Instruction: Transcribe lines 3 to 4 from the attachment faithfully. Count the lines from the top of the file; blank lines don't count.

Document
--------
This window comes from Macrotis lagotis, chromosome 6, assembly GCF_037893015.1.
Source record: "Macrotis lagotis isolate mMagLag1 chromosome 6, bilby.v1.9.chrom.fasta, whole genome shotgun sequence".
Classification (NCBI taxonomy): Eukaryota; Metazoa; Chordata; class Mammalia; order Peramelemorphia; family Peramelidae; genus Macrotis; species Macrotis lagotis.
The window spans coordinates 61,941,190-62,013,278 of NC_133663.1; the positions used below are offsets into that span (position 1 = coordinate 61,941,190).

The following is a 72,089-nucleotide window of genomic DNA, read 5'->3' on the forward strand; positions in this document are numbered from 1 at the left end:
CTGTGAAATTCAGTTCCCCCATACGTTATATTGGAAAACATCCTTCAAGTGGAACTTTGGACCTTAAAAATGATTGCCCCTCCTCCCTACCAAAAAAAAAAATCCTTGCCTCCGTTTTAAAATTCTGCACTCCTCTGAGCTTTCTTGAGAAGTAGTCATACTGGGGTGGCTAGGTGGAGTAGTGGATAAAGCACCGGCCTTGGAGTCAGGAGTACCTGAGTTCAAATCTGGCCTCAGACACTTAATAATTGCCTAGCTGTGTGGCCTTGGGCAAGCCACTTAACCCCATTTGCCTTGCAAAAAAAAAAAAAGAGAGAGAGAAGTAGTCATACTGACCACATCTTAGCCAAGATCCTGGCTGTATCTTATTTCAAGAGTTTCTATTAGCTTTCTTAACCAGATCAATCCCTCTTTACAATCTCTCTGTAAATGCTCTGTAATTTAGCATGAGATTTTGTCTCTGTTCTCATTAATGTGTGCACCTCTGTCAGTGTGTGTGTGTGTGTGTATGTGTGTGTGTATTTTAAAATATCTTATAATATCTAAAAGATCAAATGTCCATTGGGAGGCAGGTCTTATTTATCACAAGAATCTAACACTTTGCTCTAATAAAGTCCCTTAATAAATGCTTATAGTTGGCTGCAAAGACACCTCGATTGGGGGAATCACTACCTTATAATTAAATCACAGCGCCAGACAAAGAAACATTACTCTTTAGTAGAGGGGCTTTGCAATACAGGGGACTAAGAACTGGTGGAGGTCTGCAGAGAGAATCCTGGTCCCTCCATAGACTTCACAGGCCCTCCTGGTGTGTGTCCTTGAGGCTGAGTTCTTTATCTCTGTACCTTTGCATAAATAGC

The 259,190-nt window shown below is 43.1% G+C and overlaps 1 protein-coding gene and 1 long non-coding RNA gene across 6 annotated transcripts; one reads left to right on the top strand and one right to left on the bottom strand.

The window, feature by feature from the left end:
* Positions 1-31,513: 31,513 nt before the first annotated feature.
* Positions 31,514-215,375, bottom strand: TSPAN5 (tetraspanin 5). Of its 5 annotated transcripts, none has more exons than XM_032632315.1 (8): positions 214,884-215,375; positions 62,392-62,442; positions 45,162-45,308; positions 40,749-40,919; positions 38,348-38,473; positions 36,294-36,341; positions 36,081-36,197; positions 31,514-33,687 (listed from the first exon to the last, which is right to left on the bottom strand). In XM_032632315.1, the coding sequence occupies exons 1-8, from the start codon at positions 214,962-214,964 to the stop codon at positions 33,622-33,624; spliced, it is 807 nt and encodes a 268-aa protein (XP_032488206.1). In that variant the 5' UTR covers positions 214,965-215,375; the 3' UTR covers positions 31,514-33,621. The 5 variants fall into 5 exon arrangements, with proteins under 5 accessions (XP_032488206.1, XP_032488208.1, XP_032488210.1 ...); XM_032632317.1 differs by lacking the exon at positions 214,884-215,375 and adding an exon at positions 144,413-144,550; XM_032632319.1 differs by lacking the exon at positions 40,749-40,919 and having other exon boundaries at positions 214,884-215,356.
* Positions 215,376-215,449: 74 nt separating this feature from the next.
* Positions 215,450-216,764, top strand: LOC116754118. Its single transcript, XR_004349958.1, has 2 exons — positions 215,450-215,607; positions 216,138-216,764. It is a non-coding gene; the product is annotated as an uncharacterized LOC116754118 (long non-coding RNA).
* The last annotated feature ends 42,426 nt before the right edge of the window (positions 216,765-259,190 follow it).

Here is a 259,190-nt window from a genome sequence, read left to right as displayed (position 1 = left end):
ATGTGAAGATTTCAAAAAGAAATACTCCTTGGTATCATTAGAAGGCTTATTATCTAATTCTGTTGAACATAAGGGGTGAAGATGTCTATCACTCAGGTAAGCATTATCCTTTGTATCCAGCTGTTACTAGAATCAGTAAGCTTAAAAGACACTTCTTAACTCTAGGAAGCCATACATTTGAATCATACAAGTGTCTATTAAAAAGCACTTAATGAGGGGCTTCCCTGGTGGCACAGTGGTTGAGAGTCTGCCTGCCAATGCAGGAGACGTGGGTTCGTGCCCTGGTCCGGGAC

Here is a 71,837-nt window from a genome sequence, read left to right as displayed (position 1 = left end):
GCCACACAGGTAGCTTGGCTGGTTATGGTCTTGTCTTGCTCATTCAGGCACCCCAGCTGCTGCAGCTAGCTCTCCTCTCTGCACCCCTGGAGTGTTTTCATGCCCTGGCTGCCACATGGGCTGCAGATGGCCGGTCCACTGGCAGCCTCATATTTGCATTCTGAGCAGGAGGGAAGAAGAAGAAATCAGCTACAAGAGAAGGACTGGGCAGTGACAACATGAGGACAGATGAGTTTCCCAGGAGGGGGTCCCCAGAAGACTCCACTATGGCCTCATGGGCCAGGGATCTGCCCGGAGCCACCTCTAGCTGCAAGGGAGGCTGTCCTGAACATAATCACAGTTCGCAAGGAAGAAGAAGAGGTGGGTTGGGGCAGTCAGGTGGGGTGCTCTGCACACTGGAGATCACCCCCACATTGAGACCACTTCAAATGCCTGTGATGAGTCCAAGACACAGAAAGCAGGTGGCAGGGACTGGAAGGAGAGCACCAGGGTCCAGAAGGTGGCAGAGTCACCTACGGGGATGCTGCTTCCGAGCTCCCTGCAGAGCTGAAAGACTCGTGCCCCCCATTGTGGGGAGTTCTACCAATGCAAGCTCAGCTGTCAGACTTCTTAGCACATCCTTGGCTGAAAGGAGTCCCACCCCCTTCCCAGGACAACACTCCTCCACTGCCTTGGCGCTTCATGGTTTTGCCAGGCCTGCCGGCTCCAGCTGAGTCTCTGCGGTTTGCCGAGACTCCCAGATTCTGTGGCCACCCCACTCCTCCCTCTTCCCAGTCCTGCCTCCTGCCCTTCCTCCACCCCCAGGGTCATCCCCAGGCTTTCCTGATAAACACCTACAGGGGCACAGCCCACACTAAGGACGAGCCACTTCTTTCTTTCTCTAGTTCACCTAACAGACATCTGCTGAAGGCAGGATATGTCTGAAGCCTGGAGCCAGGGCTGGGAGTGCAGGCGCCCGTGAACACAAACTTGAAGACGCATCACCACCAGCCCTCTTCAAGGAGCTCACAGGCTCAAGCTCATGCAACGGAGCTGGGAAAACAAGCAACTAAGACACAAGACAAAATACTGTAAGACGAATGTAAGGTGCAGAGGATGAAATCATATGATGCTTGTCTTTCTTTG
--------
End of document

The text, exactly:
Classification (NCBI taxonomy): Eukaryota; Metazoa; Chordata; class Mammalia; order Peramelemorphia; family Peramelidae; genus Macrotis; species Macrotis lagotis.
The window spans coordinates 61,941,190-62,013,278 of NC_133663.1; the positions used below are offsets into that span (position 1 = coordinate 61,941,190).